Tuesday, June 19, 2018

A New Gauthier Essay

Me in the Rinty Era
Last week, Bending Genres published my flash essay, Heroes. Heroes is a mini-memoir. Also, a dog story. I don't have any pictures of the dog involved (I don't think we had him very long), so I'm using one here of myself, a year or two before the event described in Heroes.

When we have time, we'll be adding this new publication to my Collected Essays.


Some thoughts on flash nonfiction from Dinty Moore, editor of Brevity.

A description of a flash essay course offered through Creative Nonfiction.

Five years ago, I had a piece of flash fiction (not nonfiction) published at Alimentum. I am becoming fond of these short forms.

Recently, Dinty Moore retweeted something I liked about flash fiction. What he shared said, essentially, that flash isn't flash because it goes by in a flash. It's flash because it involves a flash of insight. Something that I would apply to essays, too.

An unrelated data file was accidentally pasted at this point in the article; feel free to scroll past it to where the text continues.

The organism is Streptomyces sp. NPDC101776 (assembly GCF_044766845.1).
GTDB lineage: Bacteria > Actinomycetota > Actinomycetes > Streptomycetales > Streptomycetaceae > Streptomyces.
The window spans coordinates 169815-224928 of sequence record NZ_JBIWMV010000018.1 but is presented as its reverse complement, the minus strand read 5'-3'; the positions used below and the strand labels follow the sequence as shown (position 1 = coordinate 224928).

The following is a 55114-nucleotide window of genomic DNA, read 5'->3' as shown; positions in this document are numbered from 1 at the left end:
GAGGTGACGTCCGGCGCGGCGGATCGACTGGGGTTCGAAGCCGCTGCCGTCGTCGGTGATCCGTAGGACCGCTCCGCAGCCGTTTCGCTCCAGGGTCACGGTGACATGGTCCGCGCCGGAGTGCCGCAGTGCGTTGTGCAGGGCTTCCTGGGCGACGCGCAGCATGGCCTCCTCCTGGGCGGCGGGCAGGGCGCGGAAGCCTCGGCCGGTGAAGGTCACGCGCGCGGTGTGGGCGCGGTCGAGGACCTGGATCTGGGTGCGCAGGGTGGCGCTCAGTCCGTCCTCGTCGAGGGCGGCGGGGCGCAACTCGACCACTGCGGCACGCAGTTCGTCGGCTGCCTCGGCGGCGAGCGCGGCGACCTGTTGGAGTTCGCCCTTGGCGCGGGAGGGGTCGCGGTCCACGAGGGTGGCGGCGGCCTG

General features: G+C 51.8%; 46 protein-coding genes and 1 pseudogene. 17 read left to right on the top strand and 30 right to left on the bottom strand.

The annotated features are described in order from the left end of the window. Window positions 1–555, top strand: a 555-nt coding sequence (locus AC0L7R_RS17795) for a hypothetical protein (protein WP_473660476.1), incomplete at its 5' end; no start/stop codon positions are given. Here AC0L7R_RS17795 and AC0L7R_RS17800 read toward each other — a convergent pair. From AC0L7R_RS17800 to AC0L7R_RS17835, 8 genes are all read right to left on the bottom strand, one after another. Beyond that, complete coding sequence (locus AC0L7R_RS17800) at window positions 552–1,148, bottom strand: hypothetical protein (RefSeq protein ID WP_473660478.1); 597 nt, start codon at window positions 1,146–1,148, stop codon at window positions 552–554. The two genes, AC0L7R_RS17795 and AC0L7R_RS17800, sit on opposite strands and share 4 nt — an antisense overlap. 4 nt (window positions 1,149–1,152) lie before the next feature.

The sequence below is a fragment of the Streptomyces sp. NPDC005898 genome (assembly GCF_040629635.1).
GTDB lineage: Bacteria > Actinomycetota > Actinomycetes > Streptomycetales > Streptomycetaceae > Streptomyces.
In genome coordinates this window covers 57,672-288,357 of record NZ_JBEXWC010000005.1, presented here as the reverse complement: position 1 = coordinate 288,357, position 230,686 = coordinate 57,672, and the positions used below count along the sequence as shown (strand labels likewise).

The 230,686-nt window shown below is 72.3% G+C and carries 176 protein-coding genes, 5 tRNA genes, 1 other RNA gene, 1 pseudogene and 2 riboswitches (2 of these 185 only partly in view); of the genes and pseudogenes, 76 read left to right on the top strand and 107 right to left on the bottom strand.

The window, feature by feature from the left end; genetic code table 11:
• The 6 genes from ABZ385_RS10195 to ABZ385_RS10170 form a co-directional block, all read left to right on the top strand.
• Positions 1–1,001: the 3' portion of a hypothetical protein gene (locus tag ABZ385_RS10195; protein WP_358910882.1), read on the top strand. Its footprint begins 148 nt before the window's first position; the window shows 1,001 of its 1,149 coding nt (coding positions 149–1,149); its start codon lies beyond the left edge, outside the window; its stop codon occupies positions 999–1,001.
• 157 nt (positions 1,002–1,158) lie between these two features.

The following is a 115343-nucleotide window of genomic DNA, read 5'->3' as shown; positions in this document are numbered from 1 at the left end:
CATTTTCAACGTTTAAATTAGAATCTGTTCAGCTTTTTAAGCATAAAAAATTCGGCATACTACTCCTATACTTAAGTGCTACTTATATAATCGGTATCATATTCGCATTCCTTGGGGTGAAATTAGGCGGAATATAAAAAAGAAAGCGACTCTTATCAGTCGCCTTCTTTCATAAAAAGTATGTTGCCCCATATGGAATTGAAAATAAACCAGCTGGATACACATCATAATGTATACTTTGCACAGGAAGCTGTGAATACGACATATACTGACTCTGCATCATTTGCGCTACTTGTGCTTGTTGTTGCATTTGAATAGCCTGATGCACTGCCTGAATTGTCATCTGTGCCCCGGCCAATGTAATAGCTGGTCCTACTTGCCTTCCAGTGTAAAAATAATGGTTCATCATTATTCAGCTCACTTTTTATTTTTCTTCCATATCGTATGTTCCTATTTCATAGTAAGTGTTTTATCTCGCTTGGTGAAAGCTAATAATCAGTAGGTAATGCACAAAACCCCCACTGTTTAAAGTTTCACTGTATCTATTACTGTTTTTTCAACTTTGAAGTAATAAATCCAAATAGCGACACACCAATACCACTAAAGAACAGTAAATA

Tuesday, June 12, 2018

Time Management Tuesday: Slow Summer

Well, I'm back. In a manner of speaking.

Faithful readers may recall that I was struggling last summer because one family member was recovering from surgery and another one needed to be moved out of her house and her house emptied and sold. After getting down to working only three or four hours a week, I gave up and took two months off from writing.  In 2012 I was working two days a week dealing with two elders and being all supportive of a brand new, and very small, family member. In 2011, I took five months off from writing because a family member was ill. The same family member who is ill now, in fact. Illish.

We have been dealing with elderly relatives' health problems for a decade now. Things go up and down. We're not at the same level of intensity all the time, though for the two we have left we have  constant monitoring of living situations, health, finances, and clothing. We're interacting with medical professionals, exchanging information with other relatives, etc. That's the weekly stuff. Then there's the periodic crises, like the one we experienced here the day after Memorial Day. We'll be dealing with the fallout with that for months or even years to come. The weekly work has gone up and will stay that way for the foreseeable future.